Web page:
THE 12 VITAL TENSES OF THE ENGLISH LANGUAGE
The backbone of the English language is grammar. It’s hard to communicate your thoughts and ideas or get your point across without a proper understanding of grammar. By using word forms, clauses, sentences, or even fully structured text, grammar helps transfer meaning. Verb tenses play a significant role because they give us an idea of when an event occurs: in the past, the present or the future. For better clarity, take a look at the instance below.
Present Tense – I play basketball.
Past Tense – I played basketball.
Future Tense – I will play basketball.
This blog will help you understand types of tenses that are further divided into simple, progressive, perfect, and perfect-progressive forms.
- PRESENT TENSE: Present tense is used to identify things that are presently happening, to speak about something that regularly happens, to refer to a future scenario in certain cases and in certain subordinate clauses. If you hadn’t realised, this is the most common tense we use when we talk, since this tense tells of an action that is done NOW/CURRENTLY or an action that is done often.
- Simple present tense: This depicts the conduct that takes place in the present and the general realities, scientific facts, behaviours, etc.
Positive: He writes.
Negative. He does not write.
Question: Does he write?
- Present continuous tense: This means an action that is in progress at the time of speaking.
Positive: He is writing.
Negative. He is not writing.
Question: Is he writing?
- Present perfect tense: It is used to express an incident that has occurred in the past and its effect is still continuing. It serves as a bridge between the present and the past.
Positive: He has written.
Negative. He has not written.
Question: Has he written?
- Present perfect continuous tense: This describes an incident that occurred in the past and is still going on.
Positive: He has been writing.
Negative. He has not been writing.
Question: Has he been writing?
- PAST TENSE: It is used to talk about things or events that existed in the past, that is, before the present moment of speaking, as the definition implies. Its primary uses are to refer to an incident or circumstance that occurred once and is now over, to describe a situation that lasted in the past for a longer time but is now over, and to talk about an event that took place often or repeatedly but is now over.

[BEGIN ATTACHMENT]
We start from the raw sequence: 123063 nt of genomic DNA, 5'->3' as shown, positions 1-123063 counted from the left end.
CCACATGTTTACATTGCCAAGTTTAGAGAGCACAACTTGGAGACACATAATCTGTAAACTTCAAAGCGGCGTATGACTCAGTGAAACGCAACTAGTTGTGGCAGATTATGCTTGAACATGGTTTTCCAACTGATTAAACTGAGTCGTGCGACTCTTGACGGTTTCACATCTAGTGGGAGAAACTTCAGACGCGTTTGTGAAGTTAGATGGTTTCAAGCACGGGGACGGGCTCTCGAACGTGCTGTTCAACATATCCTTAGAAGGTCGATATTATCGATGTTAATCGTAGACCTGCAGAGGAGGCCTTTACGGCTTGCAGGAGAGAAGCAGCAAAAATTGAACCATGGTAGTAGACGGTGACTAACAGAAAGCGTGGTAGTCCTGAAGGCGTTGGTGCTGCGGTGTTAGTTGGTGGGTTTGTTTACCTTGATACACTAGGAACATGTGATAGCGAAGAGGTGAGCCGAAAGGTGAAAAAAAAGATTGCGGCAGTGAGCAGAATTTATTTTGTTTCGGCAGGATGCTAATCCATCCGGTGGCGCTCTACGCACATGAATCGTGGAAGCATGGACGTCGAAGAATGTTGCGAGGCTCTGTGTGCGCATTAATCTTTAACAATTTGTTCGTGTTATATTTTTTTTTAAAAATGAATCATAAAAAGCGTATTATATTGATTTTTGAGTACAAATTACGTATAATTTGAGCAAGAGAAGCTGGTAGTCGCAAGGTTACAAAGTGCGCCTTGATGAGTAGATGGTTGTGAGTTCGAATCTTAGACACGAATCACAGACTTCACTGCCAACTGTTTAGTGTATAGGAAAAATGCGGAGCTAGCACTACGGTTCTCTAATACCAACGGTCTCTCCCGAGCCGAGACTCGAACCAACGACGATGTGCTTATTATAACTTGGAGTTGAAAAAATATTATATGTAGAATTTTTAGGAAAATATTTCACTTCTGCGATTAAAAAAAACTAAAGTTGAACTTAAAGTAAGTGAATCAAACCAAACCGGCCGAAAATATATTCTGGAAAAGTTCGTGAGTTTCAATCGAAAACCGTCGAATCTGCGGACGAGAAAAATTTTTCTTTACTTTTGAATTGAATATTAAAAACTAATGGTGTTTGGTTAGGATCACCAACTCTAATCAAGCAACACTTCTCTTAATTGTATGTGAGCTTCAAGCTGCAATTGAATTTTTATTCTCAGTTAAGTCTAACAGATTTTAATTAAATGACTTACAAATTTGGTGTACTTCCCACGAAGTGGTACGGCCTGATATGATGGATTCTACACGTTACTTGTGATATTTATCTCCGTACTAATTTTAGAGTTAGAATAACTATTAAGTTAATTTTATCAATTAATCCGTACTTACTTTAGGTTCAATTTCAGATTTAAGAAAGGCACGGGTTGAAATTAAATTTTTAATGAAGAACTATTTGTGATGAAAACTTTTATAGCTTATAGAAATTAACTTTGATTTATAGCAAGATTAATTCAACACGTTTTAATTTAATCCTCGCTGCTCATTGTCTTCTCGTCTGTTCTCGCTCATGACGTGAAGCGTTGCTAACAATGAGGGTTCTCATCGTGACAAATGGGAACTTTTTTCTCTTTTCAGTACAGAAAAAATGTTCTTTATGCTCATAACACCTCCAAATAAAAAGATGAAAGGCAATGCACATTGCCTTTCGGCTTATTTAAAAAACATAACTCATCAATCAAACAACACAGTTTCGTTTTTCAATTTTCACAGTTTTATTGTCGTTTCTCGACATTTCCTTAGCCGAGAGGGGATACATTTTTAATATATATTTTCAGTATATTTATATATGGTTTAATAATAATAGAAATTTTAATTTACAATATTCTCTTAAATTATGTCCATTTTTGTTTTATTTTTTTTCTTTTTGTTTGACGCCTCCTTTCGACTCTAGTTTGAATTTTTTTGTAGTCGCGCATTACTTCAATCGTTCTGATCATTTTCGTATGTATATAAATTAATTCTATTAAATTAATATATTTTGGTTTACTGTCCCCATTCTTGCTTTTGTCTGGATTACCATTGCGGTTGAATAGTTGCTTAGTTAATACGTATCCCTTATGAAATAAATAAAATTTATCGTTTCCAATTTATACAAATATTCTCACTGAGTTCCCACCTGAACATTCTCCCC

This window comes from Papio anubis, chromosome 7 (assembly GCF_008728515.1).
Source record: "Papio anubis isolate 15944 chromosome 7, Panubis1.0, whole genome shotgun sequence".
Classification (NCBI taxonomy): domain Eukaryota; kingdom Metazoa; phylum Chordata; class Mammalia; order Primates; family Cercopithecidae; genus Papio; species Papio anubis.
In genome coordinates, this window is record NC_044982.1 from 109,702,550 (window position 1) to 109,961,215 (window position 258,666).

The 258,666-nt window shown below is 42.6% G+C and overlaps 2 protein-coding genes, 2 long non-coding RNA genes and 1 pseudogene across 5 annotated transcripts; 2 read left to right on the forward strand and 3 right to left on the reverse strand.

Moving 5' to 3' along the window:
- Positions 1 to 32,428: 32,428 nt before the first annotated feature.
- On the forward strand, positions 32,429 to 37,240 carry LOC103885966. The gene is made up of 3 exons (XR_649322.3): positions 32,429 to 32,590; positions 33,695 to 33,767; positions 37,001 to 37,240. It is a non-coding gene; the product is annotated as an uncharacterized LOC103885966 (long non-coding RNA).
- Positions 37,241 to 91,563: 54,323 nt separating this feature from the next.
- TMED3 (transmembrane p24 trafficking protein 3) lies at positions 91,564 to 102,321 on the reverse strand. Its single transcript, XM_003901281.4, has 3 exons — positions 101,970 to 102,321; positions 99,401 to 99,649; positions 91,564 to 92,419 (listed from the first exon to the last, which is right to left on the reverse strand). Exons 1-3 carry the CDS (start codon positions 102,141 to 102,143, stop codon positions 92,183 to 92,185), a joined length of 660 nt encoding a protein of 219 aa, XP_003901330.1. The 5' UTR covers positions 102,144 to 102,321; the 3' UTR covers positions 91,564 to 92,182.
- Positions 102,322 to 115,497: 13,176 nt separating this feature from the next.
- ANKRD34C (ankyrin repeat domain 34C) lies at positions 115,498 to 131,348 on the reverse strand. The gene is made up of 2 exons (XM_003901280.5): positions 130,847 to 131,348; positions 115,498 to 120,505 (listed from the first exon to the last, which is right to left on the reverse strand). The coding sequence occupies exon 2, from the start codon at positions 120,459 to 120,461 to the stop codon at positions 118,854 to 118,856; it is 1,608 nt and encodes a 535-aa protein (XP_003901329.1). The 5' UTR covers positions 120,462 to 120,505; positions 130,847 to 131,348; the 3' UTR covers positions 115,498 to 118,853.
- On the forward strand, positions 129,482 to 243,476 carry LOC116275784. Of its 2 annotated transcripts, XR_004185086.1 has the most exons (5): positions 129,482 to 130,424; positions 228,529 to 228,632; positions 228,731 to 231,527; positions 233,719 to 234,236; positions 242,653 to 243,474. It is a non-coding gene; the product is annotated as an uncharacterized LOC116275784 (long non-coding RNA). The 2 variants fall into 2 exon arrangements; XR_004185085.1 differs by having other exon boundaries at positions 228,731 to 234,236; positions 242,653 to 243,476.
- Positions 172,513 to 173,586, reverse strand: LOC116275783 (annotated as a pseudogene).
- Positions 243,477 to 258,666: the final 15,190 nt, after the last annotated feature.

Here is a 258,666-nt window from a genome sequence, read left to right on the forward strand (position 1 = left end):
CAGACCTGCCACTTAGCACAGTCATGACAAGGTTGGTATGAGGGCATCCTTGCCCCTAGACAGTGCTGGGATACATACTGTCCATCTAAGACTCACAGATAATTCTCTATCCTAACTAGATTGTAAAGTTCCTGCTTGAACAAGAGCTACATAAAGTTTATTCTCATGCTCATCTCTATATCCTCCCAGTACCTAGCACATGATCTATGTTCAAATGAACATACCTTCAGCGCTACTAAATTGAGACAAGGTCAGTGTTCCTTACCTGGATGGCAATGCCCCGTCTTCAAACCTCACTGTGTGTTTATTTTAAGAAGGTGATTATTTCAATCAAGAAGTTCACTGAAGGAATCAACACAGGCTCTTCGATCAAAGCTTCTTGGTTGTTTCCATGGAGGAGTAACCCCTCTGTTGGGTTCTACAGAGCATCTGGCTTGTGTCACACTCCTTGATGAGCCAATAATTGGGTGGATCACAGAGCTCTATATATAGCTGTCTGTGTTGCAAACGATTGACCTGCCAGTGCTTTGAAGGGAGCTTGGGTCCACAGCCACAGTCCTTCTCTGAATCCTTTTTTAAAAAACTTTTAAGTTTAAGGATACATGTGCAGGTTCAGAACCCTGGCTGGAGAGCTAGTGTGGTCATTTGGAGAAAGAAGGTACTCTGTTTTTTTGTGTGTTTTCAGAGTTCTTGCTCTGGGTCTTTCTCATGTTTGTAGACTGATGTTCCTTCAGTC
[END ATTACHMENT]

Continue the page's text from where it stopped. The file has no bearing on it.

- Simple past tense: It is used to speak about an action that has occurred in the past.
Positive: He knocked.
Negative. He did not knock.
Question: Did he knock?
- Past Continuous Tense: This refers to a continuing action that has happened in the past at some time.
Positive: He was knocking.
Negative. He was not knocking.
Question: Was he knocking?
- Past perfect tense: This refers to a past action that is done prior to any past action.
Positive: He has knocked.
Negative. He had not knocked.
Question: Had he knocked?
- Past Perfect Continuous Tense: It refers to an action happening before a certain time in the past, with an emphasis on duration.
Positive: He had been knocking.
Negative. He had not been knocking.
Question: Had he been knocking?
- FUTURE TENSE: The future tense is used to refer to events that have not yet occurred at the time of speech, but are due, expected, or likely to occur in the future. The key situations in which this tense is used are: to give or ask for information for the future, to speak about things that we think are probable or possible to happen in the future, but that are not absolutely certain, to refer to conditional situations, namely things that may or may occur if anything else happens, to make promises or threats or making decisions at the time of speaking.
- Simple future tense: It is used to build sentences about the time ahead.
Positive: He will (he is going to) talk.
Negative: He will not (he is not going to) talk.
Question: Will he (is he going to) talk?
- Future continuous tense: It refers to an event that will take place in the future at some definite time.
Positive: He will be talking.
Negative: He will not be talking.
Question: Will he be talking?
- Future Perfect Tense: An event that would have already occurred in the future before a certain period.
Positive: He will have talked.
Negative: He will not have talked.
Question: Will he have talked?
- Future Perfect Continuous Tense: An event that would have already occurred in the future before a certain date, with an emphasis on the duration.
Positive: He will have been talking.
Negative: He will not have been talking.
Question: Will he have been talking?
Do not worry if this doesn’t make sense, just as yet. The important thing to keep in mind is to continue practising. Training is the essential element. Learn each of the 12 tenses of the English language with at least 5 examples to achieve mastery in it. After sufficient training and practice, you won’t think twice about English tenses. You will just use them appropriately and automatically.